Stuart Morris, president of QSR Consulting Group, said baking primary menu items on site is a rarity in the quick-service restaurant industry. Mrs. Fields, a gourmet cookie chain, and Wetzel’s Pretzels are some of the few other companies whose store owners bake on site, according to Morris.

“Doughnuts are an indulgent and ‘sinful’ purchase that we all love,’’ Morris said. “Having them made fresh is a statement of quality to the product and a reward to the consumer. It is no wonder that this Dunkin’ Donuts is among the busiest in the country.’’

The movement to central bakeries across the Canton chain was intended to help franchisees simplify their operations while ensuring fresh product is delivered each day to stores, according to Dunkin’ spokesman Andrew Mastrangelo.

This model allows franchisees with one store and those with multiple locations to share baking resources and generate economies of scale. Shop owners usually pay an upfront cost – some starting at $15,000 – and then have ongoing expenses, including the cost of goods and transportation. Most Dunkin’ stores get at least two deliveries a day of the doughnut rings and shells, which are then frosted and filled on site by employees.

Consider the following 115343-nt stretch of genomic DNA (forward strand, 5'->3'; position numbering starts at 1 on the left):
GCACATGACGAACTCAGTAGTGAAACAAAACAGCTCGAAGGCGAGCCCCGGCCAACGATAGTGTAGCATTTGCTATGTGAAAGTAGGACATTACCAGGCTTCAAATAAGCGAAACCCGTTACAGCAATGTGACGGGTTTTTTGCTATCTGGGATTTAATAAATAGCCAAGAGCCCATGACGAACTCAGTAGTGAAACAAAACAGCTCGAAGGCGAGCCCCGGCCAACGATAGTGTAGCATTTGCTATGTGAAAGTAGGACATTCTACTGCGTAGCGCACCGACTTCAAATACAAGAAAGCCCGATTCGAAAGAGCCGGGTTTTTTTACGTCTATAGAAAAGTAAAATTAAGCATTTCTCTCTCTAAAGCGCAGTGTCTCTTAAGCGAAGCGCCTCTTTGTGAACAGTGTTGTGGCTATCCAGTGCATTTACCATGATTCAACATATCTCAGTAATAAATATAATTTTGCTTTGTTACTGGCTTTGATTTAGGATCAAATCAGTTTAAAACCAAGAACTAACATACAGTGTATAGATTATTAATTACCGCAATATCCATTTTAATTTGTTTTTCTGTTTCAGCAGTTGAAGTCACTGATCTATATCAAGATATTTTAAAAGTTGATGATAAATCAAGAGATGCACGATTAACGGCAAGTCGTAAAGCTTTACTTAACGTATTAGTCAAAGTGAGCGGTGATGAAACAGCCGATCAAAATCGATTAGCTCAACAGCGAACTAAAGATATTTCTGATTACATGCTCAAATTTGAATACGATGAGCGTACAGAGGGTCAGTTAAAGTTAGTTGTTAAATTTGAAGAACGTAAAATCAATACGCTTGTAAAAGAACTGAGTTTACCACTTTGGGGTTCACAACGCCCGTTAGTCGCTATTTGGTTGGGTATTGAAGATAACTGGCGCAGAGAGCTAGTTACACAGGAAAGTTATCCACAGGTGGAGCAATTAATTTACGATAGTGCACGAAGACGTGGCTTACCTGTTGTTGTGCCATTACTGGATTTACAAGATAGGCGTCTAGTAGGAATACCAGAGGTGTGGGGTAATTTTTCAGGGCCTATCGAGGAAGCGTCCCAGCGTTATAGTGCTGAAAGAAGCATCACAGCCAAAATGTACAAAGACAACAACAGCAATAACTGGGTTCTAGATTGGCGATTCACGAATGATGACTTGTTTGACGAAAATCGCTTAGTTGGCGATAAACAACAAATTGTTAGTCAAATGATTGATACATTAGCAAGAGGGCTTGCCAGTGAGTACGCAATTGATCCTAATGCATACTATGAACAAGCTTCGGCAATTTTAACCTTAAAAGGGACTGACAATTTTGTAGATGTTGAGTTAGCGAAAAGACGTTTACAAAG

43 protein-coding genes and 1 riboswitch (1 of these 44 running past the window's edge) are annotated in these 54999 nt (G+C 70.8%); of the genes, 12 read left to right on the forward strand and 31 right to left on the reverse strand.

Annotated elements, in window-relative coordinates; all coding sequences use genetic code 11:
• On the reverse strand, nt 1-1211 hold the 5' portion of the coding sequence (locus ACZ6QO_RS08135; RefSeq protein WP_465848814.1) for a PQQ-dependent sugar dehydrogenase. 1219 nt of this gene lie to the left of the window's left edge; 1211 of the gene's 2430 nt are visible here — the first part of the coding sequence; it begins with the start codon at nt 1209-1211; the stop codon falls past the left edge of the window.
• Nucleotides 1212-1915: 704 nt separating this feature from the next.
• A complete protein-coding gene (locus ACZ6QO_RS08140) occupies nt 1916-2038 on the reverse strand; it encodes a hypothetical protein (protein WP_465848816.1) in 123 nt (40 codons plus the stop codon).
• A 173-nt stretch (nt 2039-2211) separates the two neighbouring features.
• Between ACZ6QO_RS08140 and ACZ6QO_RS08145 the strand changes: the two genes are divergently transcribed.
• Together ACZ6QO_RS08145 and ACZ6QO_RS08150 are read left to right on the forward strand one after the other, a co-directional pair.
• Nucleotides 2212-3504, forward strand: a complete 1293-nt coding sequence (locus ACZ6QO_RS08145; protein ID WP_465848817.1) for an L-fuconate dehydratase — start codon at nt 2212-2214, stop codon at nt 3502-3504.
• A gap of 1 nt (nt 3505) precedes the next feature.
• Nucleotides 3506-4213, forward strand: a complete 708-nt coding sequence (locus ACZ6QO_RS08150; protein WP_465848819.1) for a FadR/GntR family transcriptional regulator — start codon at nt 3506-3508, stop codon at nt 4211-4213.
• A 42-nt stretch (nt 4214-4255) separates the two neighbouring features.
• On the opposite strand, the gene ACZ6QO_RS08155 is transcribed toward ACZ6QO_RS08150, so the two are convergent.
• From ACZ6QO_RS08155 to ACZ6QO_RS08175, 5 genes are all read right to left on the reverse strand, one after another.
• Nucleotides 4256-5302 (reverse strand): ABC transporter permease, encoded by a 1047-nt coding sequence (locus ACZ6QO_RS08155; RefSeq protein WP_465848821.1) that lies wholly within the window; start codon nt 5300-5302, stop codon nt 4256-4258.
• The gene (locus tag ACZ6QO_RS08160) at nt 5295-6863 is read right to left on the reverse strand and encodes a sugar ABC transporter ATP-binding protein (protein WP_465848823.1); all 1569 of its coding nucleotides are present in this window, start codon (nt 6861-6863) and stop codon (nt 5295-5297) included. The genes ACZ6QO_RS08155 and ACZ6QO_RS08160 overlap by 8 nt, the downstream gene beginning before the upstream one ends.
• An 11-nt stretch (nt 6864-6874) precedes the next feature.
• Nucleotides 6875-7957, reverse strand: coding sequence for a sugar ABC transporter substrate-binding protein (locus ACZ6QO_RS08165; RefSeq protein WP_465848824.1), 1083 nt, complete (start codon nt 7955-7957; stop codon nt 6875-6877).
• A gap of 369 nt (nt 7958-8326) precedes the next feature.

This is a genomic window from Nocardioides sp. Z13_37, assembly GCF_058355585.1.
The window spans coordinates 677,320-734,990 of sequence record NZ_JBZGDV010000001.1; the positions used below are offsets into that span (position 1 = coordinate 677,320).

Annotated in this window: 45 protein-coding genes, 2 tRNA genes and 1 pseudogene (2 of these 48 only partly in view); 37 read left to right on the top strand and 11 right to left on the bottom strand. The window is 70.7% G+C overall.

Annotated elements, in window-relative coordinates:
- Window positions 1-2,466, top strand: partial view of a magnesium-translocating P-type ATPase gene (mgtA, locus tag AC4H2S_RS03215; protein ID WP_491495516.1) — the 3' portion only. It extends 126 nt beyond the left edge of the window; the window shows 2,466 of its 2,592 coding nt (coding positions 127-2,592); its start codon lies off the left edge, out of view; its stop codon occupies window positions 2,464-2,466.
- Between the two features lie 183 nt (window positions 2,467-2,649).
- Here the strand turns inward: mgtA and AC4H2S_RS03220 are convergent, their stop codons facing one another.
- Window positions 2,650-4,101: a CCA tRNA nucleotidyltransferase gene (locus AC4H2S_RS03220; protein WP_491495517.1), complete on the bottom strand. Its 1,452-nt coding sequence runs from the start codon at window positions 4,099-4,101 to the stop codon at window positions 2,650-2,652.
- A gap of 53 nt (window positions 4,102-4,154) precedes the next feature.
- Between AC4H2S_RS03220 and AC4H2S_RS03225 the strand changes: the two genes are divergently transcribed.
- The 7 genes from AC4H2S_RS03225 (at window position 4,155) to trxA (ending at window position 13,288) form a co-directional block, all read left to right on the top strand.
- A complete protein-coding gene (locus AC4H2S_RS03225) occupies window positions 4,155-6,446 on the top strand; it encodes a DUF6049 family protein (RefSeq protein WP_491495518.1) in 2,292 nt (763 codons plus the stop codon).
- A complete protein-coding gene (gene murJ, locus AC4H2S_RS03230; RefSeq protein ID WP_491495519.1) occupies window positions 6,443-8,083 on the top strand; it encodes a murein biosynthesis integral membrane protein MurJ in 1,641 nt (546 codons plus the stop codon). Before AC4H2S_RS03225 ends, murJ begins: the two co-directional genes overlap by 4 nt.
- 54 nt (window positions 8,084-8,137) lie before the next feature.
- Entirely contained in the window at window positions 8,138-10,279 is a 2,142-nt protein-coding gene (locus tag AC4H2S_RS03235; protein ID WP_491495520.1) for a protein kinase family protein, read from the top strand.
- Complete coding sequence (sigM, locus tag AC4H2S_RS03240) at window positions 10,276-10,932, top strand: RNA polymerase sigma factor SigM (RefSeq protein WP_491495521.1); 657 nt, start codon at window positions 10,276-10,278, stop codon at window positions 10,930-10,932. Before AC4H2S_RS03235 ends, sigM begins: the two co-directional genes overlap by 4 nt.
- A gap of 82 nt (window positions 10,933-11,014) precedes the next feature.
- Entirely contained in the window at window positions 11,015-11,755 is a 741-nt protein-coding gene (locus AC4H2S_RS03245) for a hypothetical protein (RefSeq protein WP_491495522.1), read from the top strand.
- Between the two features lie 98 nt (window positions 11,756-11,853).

In the kitchen at the back of the Weymouth store, Glod, the soft-spoken head baker who has worked here for more than 25 years, appears unaware of his doughnut dexterity. Wearing a white apron splattered with oil, a faded Dunkin’ baseball cap, and a sweat-soaked T-shirt, Glod smiles meekly, “It’s a job.’’

He turns back to his post at the frialator – a huge vat with 150 pounds of oil. With the deft, swift touch of a magician, he flips 36 golden doughnuts using wooden drum sticks that barely touch the rings.

Minutes later, this doughnut wizard is sliding his creations through a tunnel of white glaze, where the gooey white mixture drips off the sides like wax.

Across the kitchen, two assistants are using pastry bags to inject cream into doughnuts and completing the rings with sprinkles, frosting, and other treats.

On any given weekday, Glod spends at least eight hours a day making hundreds of doughnuts – along with dozens of bagels, muffins, and other baked goods. He nearly doubles that output during busy weekends when families trek out to the Weymouth store from across the South Shore. Every few months, Glod will get instructions and photos for a new item Dunkin’ is introducing, most recently the “Toffee in Your Coffee’’ doughnut, which is topped with crushed Heath bars.

“It’s not that hard,’’ Glod said. “You just follow the instructions.’’

Despite Glod’s modesty about his mastery, there’s clearly something about his doughnuts that sets them apart. In a recent taste test organized by the Globe with true connoisseurs of the fine art of doughnuts – 12 officers from the Quincy Police Department – goods baked by Glod consistently beat doughnuts delivered from a Dunkin’ commissary to a Quincy store.

The officers described his creations as moister, fluffier, and more consistent. They were larger and had more filling. Side by side, Glod’s doughnuts won out in nearly every variety: Boston Kreme, jelly, butternut, strawberry frosting, and glazed.